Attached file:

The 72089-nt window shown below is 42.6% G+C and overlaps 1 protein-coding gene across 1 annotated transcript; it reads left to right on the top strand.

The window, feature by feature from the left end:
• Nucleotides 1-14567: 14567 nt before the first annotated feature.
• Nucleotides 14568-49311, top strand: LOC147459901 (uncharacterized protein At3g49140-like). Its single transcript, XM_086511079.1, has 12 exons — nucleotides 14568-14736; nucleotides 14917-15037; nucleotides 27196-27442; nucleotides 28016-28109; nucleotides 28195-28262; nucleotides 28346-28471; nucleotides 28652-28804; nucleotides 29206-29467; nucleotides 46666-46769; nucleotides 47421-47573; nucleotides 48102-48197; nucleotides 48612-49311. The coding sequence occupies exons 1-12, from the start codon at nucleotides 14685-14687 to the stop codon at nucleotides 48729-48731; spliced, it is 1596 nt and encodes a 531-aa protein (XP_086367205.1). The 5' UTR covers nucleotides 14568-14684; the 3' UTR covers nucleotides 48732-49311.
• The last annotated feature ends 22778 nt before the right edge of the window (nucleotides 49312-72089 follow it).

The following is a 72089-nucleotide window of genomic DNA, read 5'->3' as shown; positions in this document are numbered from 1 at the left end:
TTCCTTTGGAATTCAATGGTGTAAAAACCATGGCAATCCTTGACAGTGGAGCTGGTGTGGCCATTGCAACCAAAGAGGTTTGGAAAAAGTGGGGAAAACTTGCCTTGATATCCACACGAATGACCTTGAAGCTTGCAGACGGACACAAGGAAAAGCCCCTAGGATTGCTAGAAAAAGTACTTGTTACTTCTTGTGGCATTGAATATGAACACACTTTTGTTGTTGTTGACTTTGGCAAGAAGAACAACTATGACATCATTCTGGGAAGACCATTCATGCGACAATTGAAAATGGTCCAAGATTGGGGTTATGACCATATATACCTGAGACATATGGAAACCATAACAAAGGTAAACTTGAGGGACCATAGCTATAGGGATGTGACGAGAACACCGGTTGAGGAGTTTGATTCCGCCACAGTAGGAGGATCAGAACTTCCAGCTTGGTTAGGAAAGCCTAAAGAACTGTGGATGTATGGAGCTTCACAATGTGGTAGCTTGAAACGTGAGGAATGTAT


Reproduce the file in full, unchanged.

The 72089-nt window shown below is 42.6% G+C and overlaps 1 protein-coding gene across 1 annotated transcript; it reads left to right on the top strand.

The window, feature by feature from the left end:
• Nucleotides 1-14567: 14567 nt before the first annotated feature.
• Nucleotides 14568-49311, top strand: LOC147459901 (uncharacterized protein At3g49140-like). Its single transcript, XM_086511079.1, has 12 exons — nucleotides 14568-14736; nucleotides 14917-15037; nucleotides 27196-27442; nucleotides 28016-28109; nucleotides 28195-28262; nucleotides 28346-28471; nucleotides 28652-28804; nucleotides 29206-29467; nucleotides 46666-46769; nucleotides 47421-47573; nucleotides 48102-48197; nucleotides 48612-49311. The coding sequence occupies exons 1-12, from the start codon at nucleotides 14685-14687 to the stop codon at nucleotides 48729-48731; spliced, it is 1596 nt and encodes a 531-aa protein (XP_086367205.1). The 5' UTR covers nucleotides 14568-14684; the 3' UTR covers nucleotides 48732-49311.
• The last annotated feature ends 22778 nt before the right edge of the window (nucleotides 49312-72089 follow it).

The following is a 72089-nucleotide window of genomic DNA, read 5'->3' as shown; positions in this document are numbered from 1 at the left end:
TTCCTTTGGAATTCAATGGTGTAAAAACCATGGCAATCCTTGACAGTGGAGCTGGTGTGGCCATTGCAACCAAAGAGGTTTGGAAAAAGTGGGGAAAACTTGCCTTGATATCCACACGAATGACCTTGAAGCTTGCAGACGGACACAAGGAAAAGCCCCTAGGATTGCTAGAAAAAGTACTTGTTACTTCTTGTGGCATTGAATATGAACACACTTTTGTTGTTGTTGACTTTGGCAAGAAGAACAACTATGACATCATTCTGGGAAGACCATTCATGCGACAATTGAAAATGGTCCAAGATTGGGGTTATGACCATATATACCTGAGACATATGGAAACCATAACAAAGGTAAACTTGAGGGACCATAGCTATAGGGATGTGACGAGAACACCGGTTGAGGAGTTTGATTCCGCCACAGTAGGAGGATCAGAACTTCCAGCTTGGTTAGGAAAGCCTAAAGAACTGTGGATGTATGGAGCTTCACAATGTGGTAGCTTGAAACGTGAGGAATGTAT